Tue, Aug 14, 2012 - Page 8 News List

The harsh reality of Chinese law

By Wu Ching-chin 吳景欽

The eighth round of cross-strait talks between Straits Exchange Foundation (SEF) Chairman Chiang Pin-kung (江丙坤) and China’s Association for Relations Across the Taiwan Straits (ARATS) Chairman Chen Yunlin (陳雲林) were held in Taipei on Thursday. One of the main points was the signing of a cross-strait investment protection pact that had already been put aside for some time. It is hoped that this agreement will be able to protect the rights of Taiwanese businesspeople. However, I am afraid that the inking of this agreement is more of a formality than anything truly substantial. Taiwanese businesspeople in China often encounter the problem of having a straightforward civil dispute treated as a criminal case.

Although the SEF and ARATS signed the Agreement on Jointly Cracking Down on Crime and Mutual Legal Assistance Across the Strait in April 2009, this agreement is mainly concerned with mutual assistance in repatriating criminals and gathering criminal intelligence. As a result, prescriptions for the protection of the rights of Taiwanese in China or Chinese in Taiwan and especially issues involving the treatment of suspects during criminal investigations, naturally fall outside the scope of this agreement.

However, because the number of Taiwanese in China is much greater than the number of Chinese in Taiwan and because China is a long way behind Taiwan when it comes to the protection of human rights, the freedom of Taiwanese people in China, especially businesspeople, is under constant threat.

According to Article 50 of China’s Criminal Procedure Law, as long as someone is suspected of involvement in criminal activities, police can not only summon the suspect to court and detain them, they can also place suspects under house arrest. Not only are they not allowed to leave their home, but they will also be forbidden from meeting with anyone, for a period up to six months.

Also, according to Articles 2, 64 and 71 of the same law, the police must notify the family of the person who has been arrested or detained and tell them the reason for their arrest or detention. However, another rule in the same law states that if the notification cannot be passed on, the case can be viewed as an exception to the norm.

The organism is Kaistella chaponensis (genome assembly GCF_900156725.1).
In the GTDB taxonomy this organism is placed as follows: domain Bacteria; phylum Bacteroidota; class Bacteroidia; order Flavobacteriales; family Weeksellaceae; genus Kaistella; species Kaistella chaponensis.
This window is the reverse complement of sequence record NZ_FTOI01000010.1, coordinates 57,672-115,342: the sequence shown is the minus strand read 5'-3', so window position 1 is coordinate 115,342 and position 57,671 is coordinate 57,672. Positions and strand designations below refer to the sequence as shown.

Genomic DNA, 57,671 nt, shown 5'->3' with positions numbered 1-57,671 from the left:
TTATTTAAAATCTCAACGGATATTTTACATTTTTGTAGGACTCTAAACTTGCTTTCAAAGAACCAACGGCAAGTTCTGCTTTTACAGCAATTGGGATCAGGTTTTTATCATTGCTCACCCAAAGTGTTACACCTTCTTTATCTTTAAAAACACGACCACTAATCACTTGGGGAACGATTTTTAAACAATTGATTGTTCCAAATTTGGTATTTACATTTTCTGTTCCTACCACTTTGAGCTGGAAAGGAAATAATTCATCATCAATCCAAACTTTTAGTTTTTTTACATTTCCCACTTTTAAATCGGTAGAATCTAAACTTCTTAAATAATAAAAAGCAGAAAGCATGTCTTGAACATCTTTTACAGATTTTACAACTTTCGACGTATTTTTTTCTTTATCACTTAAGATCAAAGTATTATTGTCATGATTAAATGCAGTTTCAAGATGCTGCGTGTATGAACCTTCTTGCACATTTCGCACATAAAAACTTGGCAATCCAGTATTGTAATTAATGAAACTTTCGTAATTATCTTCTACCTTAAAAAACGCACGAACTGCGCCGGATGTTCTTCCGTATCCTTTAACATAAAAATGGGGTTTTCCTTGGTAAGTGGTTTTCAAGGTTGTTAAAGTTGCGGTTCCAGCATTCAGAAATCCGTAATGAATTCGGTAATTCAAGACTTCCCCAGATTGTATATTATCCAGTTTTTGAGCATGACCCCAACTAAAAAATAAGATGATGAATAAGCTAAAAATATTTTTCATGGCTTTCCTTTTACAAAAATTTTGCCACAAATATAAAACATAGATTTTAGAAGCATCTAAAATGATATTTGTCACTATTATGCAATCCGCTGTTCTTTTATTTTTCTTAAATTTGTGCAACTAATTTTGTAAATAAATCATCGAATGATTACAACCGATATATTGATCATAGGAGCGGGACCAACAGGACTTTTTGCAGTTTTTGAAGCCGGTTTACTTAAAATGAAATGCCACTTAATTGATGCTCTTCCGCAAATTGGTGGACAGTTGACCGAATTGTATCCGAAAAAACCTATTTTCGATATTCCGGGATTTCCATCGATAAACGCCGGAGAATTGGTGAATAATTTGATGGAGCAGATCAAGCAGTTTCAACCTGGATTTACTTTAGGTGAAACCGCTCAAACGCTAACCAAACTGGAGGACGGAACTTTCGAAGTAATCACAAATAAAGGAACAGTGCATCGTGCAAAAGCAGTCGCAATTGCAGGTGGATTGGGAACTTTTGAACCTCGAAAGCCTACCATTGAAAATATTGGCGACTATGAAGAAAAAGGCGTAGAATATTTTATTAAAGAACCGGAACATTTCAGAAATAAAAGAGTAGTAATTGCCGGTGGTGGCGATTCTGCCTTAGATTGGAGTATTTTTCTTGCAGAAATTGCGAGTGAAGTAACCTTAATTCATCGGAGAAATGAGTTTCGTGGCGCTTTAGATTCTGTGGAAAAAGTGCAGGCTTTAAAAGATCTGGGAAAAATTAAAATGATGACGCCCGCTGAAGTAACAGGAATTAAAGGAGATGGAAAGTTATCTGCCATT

Police often use such “exceptions” as a reason for not notifying the family — especially as the families of Taiwanese businesspeople are often in “far-off” Taiwan, it is easier for police to use these “barriers to communication” as a reason not to notify the family, which makes matters even worse for Taiwanese businesspeople than for Chinese.

If Taiwanese businesspeople gain the prompt protection of a lawyer after their arrest it seems this shortcoming can be resolved. This is why, according to Article 96, Item 1 of the Criminal Procedure Law, those suspected of involvement in a crime may apply for a lawyer during the first round of questioning or when they are issued with a prosecutor’s order.

However, if the case in question involves classified information, the consent of investigating authorities is required before a lawyer can be hired. This means that the investigative authority can restrict a suspect’s right to defend themselves based on vague claims of national security. Also, even if a suspect gets a lawyer, they only have the right to meet with their lawyer, but they cannot — as is the case in Taiwan — have their lawyer present during questioning. This means that investigations are carried out in secret, which increases the risk of torture.

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